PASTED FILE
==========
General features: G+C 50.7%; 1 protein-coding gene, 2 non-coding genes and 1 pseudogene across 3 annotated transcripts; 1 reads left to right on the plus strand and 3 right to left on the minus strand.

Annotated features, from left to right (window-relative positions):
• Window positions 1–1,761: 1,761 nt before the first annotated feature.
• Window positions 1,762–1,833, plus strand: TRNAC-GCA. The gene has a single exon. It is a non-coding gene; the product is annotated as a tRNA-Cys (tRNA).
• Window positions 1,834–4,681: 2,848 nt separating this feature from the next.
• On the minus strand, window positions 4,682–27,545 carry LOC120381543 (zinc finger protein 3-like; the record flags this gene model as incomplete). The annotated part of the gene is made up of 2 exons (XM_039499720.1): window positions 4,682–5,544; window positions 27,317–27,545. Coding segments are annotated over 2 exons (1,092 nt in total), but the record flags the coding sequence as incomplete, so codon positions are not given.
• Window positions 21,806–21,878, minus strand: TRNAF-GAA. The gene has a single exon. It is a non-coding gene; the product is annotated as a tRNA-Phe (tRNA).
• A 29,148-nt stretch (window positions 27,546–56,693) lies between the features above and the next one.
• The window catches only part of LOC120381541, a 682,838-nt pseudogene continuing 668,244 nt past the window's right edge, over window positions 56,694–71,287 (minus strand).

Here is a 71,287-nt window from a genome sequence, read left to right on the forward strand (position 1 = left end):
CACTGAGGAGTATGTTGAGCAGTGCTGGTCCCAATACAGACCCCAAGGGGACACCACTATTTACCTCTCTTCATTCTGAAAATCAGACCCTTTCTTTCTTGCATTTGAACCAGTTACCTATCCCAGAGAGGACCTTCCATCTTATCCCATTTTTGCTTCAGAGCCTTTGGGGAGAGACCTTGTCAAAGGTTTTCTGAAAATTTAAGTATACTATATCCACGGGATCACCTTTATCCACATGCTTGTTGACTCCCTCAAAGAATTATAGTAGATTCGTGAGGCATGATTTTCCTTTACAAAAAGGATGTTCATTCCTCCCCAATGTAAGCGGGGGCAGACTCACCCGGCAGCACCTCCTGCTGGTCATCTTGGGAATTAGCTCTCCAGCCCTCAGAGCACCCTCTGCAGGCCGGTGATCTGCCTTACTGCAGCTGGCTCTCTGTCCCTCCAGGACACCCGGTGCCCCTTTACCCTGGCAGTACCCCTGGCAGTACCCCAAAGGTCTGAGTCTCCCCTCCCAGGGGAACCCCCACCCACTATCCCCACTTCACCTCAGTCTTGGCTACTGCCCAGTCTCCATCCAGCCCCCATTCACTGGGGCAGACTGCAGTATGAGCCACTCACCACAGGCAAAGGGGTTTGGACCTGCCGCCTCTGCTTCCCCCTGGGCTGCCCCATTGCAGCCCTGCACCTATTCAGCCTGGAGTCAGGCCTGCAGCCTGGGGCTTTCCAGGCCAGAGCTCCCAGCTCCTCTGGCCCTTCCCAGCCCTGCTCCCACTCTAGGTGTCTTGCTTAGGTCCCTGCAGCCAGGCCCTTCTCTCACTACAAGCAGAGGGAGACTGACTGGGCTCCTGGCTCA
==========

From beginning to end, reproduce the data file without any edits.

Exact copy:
General features: G+C 50.7%; 1 protein-coding gene, 2 non-coding genes and 1 pseudogene across 3 annotated transcripts; 1 reads left to right on the plus strand and 3 right to left on the minus strand.

Annotated features, from left to right (window-relative positions):
• Window positions 1–1,761: 1,761 nt before the first annotated feature.
• Window positions 1,762–1,833, plus strand: TRNAC-GCA. The gene has a single exon. It is a non-coding gene; the product is annotated as a tRNA-Cys (tRNA).
• Window positions 1,834–4,681: 2,848 nt separating this feature from the next.
• On the minus strand, window positions 4,682–27,545 carry LOC120381543 (zinc finger protein 3-like; the record flags this gene model as incomplete). The annotated part of the gene is made up of 2 exons (XM_039499720.1): window positions 4,682–5,544; window positions 27,317–27,545. Coding segments are annotated over 2 exons (1,092 nt in total), but the record flags the coding sequence as incomplete, so codon positions are not given.
• Window positions 21,806–21,878, minus strand: TRNAF-GAA. The gene has a single exon. It is a non-coding gene; the product is annotated as a tRNA-Phe (tRNA).
• A 29,148-nt stretch (window positions 27,546–56,693) lies between the features above and the next one.
• The window catches only part of LOC120381541, a 682,838-nt pseudogene continuing 668,244 nt past the window's right edge, over window positions 56,694–71,287 (minus strand).

Here is a 71,287-nt window from a genome sequence, read left to right on the forward strand (position 1 = left end):
CACTGAGGAGTATGTTGAGCAGTGCTGGTCCCAATACAGACCCCAAGGGGACACCACTATTTACCTCTCTTCATTCTGAAAATCAGACCCTTTCTTTCTTGCATTTGAACCAGTTACCTATCCCAGAGAGGACCTTCCATCTTATCCCATTTTTGCTTCAGAGCCTTTGGGGAGAGACCTTGTCAAAGGTTTTCTGAAAATTTAAGTATACTATATCCACGGGATCACCTTTATCCACATGCTTGTTGACTCCCTCAAAGAATTATAGTAGATTCGTGAGGCATGATTTTCCTTTACAAAAAGGATGTTCATTCCTCCCCAATGTAAGCGGGGGCAGACTCACCCGGCAGCACCTCCTGCTGGTCATCTTGGGAATTAGCTCTCCAGCCCTCAGAGCACCCTCTGCAGGCCGGTGATCTGCCTTACTGCAGCTGGCTCTCTGTCCCTCCAGGACACCCGGTGCCCCTTTACCCTGGCAGTACCCCTGGCAGTACCCCAAAGGTCTGAGTCTCCCCTCCCAGGGGAACCCCCACCCACTATCCCCACTTCACCTCAGTCTTGGCTACTGCCCAGTCTCCATCCAGCCCCCATTCACTGGGGCAGACTGCAGTATGAGCCACTCACCACAGGCAAAGGGGTTTGGACCTGCCGCCTCTGCTTCCCCCTGGGCTGCCCCATTGCAGCCCTGCACCTATTCAGCCTGGAGTCAGGCCTGCAGCCTGGGGCTTTCCAGGCCAGAGCTCCCAGCTCCTCTGGCCCTTCCCAGCCCTGCTCCCACTCTAGGTGTCTTGCTTAGGTCCCTGCAGCCAGGCCCTTCTCTCACTACAAGCAGAGGGAGACTGACTGGGCTCCTGGCTCA